2010 Heller Cascade Sowing

Project: Heller Cascade Sowing

Freshly planted Whitebark Pine Seedling

Freshly planted Whitebark Pine Seedling

Agency/Forest or Park/District: USFS, Idaho Panhandle National Forest, St. Joe Ranger District (Avery, Idaho)

Project coordinator:  Sidnee Dittman

Contact:  Sidnee Dittman, sdittman@fs,fed.us,  #208-245-6248

Cooperators: CDA Nursery and St. Joe Ranger District

Source of funding /amount

FHP: $14,000

Supplemental funding:  $9,175;

1. NFVW $2,750.00 (collected seed in ’03 and ’06)

2. WBP Restoration Project $3,300.00 (collected seed in 2007)

3. Fuel dollars $3,125.00 (site preparation)

Dates of restoration efforts

Sow seedlings at Coeur d’Alene Nursery in 2010.  Fall plant in late September-early October 2012.

Objectives

To enhance and increase the whitebark pine component in a recent ecosystem burn area. To sow whitebark pine seedlings to plant along the Idaho-Montana Divide in a site that historically had a high component of whitebark pine and is currently losing/lost its whitebark pine due to white pine blister rust, fire suppression, Mountain Pine Beetle and competition from other conifers species.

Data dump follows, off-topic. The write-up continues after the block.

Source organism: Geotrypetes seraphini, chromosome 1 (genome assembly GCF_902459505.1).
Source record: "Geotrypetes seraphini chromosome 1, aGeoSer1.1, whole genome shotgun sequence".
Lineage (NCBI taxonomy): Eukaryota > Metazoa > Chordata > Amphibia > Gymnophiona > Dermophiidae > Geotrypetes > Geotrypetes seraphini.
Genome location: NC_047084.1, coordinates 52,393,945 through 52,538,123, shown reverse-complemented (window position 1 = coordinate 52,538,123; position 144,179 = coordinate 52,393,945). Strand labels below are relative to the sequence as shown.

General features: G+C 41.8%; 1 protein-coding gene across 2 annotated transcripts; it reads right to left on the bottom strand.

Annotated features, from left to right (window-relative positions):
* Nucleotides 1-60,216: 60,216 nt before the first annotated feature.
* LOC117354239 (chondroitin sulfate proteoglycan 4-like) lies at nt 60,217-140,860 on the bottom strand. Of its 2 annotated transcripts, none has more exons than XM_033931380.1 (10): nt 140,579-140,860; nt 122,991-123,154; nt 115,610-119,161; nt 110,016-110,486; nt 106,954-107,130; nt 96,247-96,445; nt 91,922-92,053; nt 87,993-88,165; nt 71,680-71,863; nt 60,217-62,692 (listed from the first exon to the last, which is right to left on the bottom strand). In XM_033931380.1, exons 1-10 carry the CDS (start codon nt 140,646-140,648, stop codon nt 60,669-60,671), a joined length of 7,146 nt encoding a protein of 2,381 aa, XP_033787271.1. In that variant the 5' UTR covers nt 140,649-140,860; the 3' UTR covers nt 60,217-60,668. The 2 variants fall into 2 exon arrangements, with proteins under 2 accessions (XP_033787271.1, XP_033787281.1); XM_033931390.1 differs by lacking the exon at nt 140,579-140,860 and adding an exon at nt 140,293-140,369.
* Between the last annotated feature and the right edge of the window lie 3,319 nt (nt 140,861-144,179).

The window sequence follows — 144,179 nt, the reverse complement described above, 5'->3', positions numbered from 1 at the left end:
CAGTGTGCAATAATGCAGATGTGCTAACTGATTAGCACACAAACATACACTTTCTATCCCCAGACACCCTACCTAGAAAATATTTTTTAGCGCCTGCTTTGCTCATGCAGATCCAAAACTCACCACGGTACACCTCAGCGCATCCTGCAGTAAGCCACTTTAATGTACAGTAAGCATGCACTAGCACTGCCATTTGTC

Acres treated

41 acres

Methods

Sow 7,000 seedlings to plant approximately 25 acres at 250 to 300 trees per acre.

Planting

We planted 41 total acres at 200 to 300 trees per acre.

Source of seedlings

Simmons Peak

Resistance

Yes.  Field evaluated and collected from healthy trees with no signs of White Pine Blister Rust.

Outcome

Excellent, the seeds had a high germination rate and we actually ended up with 9,500 seedlings.  We planted 41 total acres at 200 to 300 trees per acre via contract on 9-25-12 and 9-29-12.

Monitoring since completion of the project

We installed 250 wooden stakes next to 250 seedlings (survival stake row) after planting.  We then surveyed these in the Fall of 2013, after one growing season at which 76% survived, which is moderate to high survival for WBP.  We will continue with monitoring in 2015 and 2017.

Regeneration surveys (post treatment monitoring surveys) were completed in the Fall of 2013.  We will continue to monitoring for survival and competition from less desirable species in 2015, 2017 and well into the future.     

Will outcome meet goals?

If they survive to maturity and produce cones with viable seed then we will have met our goal.